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Jeanie Buss glad Lakers get to honor Kobe Bryant

Because of the abrupt nature of Magic Johnson's retirement in 1991, the Los Angeles Lakers did not get to pay homage to one of the game's all-time greats at a level befitting his importance to the city and the NBA.

That won't be the case Wednesday, when the Lakers pay tribute to Kobe Bryant in his final game.

"We had that opportunity with Kareem [Abdul-Jabbar], but we didn't have that opportunity with Magic," Lakers co-owner and president Jeanie Buss told ESPN on Tuesday. "After Magic retired and we struggled through the mid-'90s, I said to myself, 'If I'm so fortunate to ever be graced by the presence of such talent, I will do everything that I can to honor that talent.'

"It's from the heavens above, and there's only so many players. They're few and far between, and I've seen two amazing talents play for the Lakers in their prime, bring the team glory, bring the city glory. That was something that I promised the heavens, that I would never take it for granted."

Buss said the team was already planning to honor Bryant in his 20th season, so it took just a slight tweak when Bryant announced in November that he would retire after this campaign.

"The goal was to celebrate 20 years of Kobe," Buss said. "To celebrate him and his career and what he's meant to the fans, to the city, and just to the people who love him. Not just here but all over the world. It gave us an opportunity. When he decided to announce that he was retired, it was kind of like we already had these things in place anyway, and we just made it more about retirement."

The Lakers will do a video tribute for Bryant before the game and tributes at timeouts and breaks throughout the game. After the game, Bryant will address the crowd.

Buss referenced the speech given by Leonardo DiCaprio after he won an Oscar as an inspiration for the franchise's celebration of Bryant.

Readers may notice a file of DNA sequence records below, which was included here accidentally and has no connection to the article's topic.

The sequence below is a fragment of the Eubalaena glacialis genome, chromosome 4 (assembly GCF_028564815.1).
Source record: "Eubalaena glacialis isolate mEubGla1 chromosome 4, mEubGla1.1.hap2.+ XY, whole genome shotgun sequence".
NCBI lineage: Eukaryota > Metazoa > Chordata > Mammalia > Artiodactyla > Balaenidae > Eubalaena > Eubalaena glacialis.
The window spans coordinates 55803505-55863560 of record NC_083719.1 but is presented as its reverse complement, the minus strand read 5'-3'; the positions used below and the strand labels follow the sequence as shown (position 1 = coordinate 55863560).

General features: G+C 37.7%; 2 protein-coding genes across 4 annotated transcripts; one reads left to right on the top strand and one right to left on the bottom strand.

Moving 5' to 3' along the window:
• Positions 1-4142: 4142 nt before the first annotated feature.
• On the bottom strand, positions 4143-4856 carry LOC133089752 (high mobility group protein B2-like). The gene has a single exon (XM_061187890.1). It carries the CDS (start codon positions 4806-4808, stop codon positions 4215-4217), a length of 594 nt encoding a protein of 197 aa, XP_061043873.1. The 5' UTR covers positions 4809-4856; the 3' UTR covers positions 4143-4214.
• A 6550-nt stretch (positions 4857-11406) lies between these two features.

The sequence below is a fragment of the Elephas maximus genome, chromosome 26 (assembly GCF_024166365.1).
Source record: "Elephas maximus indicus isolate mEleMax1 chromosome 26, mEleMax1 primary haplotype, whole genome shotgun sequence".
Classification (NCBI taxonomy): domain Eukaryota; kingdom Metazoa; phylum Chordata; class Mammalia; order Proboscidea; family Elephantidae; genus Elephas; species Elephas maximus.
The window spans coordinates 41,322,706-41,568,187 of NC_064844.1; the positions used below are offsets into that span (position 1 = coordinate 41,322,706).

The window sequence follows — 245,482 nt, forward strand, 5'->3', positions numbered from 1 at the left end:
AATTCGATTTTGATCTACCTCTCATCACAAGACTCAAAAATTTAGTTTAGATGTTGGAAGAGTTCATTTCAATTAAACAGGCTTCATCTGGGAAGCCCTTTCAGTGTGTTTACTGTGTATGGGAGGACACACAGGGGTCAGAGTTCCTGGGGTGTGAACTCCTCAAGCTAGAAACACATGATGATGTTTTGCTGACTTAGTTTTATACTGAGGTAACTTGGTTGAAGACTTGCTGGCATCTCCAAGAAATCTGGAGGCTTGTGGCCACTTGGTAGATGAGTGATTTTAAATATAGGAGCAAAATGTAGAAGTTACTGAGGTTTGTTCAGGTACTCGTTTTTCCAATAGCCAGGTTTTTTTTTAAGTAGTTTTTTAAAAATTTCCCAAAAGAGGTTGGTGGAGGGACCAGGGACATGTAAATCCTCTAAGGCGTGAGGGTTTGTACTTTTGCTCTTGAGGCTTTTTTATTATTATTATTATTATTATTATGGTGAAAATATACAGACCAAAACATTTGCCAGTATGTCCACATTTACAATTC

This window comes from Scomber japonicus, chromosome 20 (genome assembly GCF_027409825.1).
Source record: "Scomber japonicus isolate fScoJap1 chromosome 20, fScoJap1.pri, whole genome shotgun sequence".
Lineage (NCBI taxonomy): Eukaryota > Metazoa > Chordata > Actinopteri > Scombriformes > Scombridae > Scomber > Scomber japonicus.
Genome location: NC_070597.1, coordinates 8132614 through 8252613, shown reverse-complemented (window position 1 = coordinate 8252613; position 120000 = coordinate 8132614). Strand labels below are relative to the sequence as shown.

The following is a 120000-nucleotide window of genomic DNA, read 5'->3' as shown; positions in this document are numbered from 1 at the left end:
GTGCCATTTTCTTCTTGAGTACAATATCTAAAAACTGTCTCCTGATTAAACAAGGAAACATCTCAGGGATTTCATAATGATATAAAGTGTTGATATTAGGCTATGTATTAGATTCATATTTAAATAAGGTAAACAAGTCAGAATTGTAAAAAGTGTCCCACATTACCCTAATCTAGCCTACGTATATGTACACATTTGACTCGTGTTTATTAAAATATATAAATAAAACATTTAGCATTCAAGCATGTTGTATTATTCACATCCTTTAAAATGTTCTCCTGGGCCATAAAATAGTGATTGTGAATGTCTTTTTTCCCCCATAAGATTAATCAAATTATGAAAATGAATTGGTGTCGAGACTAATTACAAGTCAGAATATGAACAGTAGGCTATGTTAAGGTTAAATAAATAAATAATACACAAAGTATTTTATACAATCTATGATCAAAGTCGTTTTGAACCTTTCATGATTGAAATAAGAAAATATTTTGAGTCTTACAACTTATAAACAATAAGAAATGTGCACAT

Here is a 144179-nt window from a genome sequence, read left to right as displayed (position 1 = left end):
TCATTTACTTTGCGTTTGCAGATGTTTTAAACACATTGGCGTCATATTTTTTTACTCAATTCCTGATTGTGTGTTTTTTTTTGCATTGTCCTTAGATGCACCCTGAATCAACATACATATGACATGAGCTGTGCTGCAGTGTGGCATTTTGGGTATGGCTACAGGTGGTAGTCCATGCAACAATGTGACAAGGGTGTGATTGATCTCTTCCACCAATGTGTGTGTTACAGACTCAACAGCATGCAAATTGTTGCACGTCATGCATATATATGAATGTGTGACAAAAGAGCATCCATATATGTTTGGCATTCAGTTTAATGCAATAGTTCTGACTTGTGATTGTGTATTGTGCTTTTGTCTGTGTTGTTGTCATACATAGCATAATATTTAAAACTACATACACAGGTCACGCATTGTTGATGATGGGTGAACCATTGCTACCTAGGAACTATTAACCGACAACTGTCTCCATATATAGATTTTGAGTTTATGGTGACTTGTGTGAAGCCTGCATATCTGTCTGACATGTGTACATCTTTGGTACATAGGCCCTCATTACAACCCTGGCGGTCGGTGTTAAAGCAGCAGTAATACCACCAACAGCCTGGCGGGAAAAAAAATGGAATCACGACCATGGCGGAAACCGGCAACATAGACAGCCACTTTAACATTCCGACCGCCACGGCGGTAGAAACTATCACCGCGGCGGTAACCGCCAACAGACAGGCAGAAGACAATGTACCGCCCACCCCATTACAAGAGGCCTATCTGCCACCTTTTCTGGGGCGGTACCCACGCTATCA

"He made a point to say that he would not take it for granted, and that's an important thing for people in life," she said. "To know the things that are truly special and that don't happen every day and really kind of remark and honor that. To me, that's what this year was about."

Buss said she's been especially impressed with the reception the rest of the league has given Bryant, long a polarizing figure in the NBA, on his farewell tour.

"It's fun watching him have to accept it because I don't think he even realized," Buss said. "I have to hand it to my fellow teams that they have come up with some really touching, thoughtful tributes.

"There's such respect, and that's an important lesson -- honoring your opponent and respecting them even though you want to beat them."

How then to explain the withering criticism Bryant has faced throughout his career?

"I just think that the criticism could only come from people who don't understand him," she said. "I understand that he's broken a lot of hearts. How many people did he stand in the way of winning the championship? Reggie Miller? Allen Iverson? Tracy McGrady? All these great players. I understand that part.

"But now after 20 years, he's going to inspire the next generation and the next generation and the next generation.

"The ripple will be part of our league for years to come."